Fast forward to the present. What can a President do if his legislative agenda stalls and mid-term elections are fast approaching? Go back on the road.
So, President Obama has hit the campaign trail again. Heath care debate round two began this week. Instead of truly working across party lines with Republicans, Obama has merely stepped up the rhetoric. White House Communications Director Dan Pfeiffer fired off a blog on Tuesday morning demanding that Republicans engage in the process with the President at a "health care summit" (very Clinton-esque) and work with him in a spirit of bipartisanship.
Just in case you forgot, "bipartisanship" means Republicans must acquiesce to Obama's plan since they have been making suggestions for change for more than a year now. In Round Two, the president's bill is compulsory as it would require all Americans to be covered by health insurance; thus, similar to auto insurance. Yet, this plan is unlike auto insurance where people can compare and buy coverage from a range of providers across state lines (thereby saving money).
Also, unlike the House version, there is no "public option" that will allow anyone to buy health insurance from the government. As a note, for Nebraska Sen. Ben Nelson, this means his negotiated special exemption will be eliminated.
Utah Sen. Orrin Hatch exclaimed that Obama should, "abandon the big government approach the American people have overwhelmingly rejected." He is correct. Many Republicans in both the House and Senate have voiced concerns that health care part two is just the same as what was seen last year ... it just has less support this time around.
The mistake Democrats are making is in believing that Americans would support either of their massively expensive and government rationed health care system if people just could understand. If we could only understand: Has Obama all of a sudden lost his ability to communicate?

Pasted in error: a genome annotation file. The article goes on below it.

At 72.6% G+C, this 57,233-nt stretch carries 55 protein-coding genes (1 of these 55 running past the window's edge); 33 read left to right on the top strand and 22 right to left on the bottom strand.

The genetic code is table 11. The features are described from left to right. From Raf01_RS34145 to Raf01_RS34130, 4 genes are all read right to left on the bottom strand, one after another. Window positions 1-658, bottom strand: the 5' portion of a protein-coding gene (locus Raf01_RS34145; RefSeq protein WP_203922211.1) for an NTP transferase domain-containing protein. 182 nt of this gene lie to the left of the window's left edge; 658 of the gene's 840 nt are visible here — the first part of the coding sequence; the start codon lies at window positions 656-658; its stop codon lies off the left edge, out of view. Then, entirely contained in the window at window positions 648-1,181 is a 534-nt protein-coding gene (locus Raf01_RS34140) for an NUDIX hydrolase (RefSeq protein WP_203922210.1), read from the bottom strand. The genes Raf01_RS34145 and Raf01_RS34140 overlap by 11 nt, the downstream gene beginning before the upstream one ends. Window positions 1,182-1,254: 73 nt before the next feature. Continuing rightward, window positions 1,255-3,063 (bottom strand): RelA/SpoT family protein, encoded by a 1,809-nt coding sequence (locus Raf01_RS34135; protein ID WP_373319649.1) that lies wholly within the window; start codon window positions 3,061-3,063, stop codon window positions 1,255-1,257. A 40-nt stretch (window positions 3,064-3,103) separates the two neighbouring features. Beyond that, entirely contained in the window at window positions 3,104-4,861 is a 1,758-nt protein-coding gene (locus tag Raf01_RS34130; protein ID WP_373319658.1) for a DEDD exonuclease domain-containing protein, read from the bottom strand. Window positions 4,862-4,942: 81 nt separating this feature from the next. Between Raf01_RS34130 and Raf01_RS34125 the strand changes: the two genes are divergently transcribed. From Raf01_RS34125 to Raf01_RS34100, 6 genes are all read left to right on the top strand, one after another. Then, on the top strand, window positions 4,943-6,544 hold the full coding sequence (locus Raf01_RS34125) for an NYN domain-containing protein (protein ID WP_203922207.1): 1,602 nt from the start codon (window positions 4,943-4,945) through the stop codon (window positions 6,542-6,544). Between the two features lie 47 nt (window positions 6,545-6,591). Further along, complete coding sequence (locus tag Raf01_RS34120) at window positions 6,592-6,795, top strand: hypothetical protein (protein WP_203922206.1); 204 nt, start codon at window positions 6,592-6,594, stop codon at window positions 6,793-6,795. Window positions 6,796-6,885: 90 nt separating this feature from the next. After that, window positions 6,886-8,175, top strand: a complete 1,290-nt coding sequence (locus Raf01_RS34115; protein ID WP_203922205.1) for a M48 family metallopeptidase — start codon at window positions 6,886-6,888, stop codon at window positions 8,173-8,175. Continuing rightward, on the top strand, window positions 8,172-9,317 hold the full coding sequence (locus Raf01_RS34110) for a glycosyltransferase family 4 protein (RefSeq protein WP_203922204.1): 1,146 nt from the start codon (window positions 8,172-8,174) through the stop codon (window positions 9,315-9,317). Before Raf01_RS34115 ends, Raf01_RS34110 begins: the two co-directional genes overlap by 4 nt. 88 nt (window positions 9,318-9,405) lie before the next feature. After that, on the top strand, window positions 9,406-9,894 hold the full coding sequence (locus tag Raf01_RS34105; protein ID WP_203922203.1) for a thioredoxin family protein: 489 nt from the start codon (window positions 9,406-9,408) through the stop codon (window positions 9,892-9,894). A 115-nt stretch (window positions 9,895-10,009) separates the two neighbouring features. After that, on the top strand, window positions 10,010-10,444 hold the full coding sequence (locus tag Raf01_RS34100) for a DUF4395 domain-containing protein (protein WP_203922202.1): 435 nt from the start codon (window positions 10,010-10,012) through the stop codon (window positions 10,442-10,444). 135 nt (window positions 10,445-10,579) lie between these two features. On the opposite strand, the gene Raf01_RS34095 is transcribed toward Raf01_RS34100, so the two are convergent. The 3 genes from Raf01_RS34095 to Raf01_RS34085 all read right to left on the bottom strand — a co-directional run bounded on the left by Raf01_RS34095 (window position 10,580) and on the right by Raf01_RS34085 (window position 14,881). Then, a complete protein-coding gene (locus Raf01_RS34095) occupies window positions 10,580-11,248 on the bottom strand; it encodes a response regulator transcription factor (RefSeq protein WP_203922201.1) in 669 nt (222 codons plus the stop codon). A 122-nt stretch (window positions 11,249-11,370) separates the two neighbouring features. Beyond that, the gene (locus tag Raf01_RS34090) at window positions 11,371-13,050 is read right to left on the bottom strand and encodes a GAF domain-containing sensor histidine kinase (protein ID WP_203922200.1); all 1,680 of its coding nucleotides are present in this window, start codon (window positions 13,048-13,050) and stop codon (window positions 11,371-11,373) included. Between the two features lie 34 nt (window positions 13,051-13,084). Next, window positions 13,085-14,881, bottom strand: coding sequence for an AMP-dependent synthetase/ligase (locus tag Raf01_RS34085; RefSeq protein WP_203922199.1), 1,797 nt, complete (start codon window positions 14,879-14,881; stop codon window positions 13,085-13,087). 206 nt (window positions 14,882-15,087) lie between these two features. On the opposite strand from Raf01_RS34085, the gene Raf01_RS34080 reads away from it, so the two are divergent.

Democrats blindly supporting Obama's health care agenda will see their numbers further shrink in both houses of Congress. But, Republicans must press their agenda despite this being seemingly unattainable. Clearly Republicans will lose in the media, but at the polls and with voters they will reap the rewards of being faithful to the American system which is founded on lower taxes and less government.
For us in Louisiana, this is what makes the U.S. Senate race so important. Can you imagine where we would be if Obama had just one more vote in the Senate? Would he have called for a health summit? Or, begged for bipartisanship after a year of flaunting his majority in both houses?
No. The Senate election in Massachusetts changed the political landscape. I sure would not want to be part of a process here in Louisiana where we gave the Senate back to Obama.
John W. Sutherlin, PhD, is an assistant professor of political science at the University of Louisiana-Monroe. He also is co-director at the ULM Social Science Research Lab. He can be reached by e-mailing Sutherlin@ulm.edu.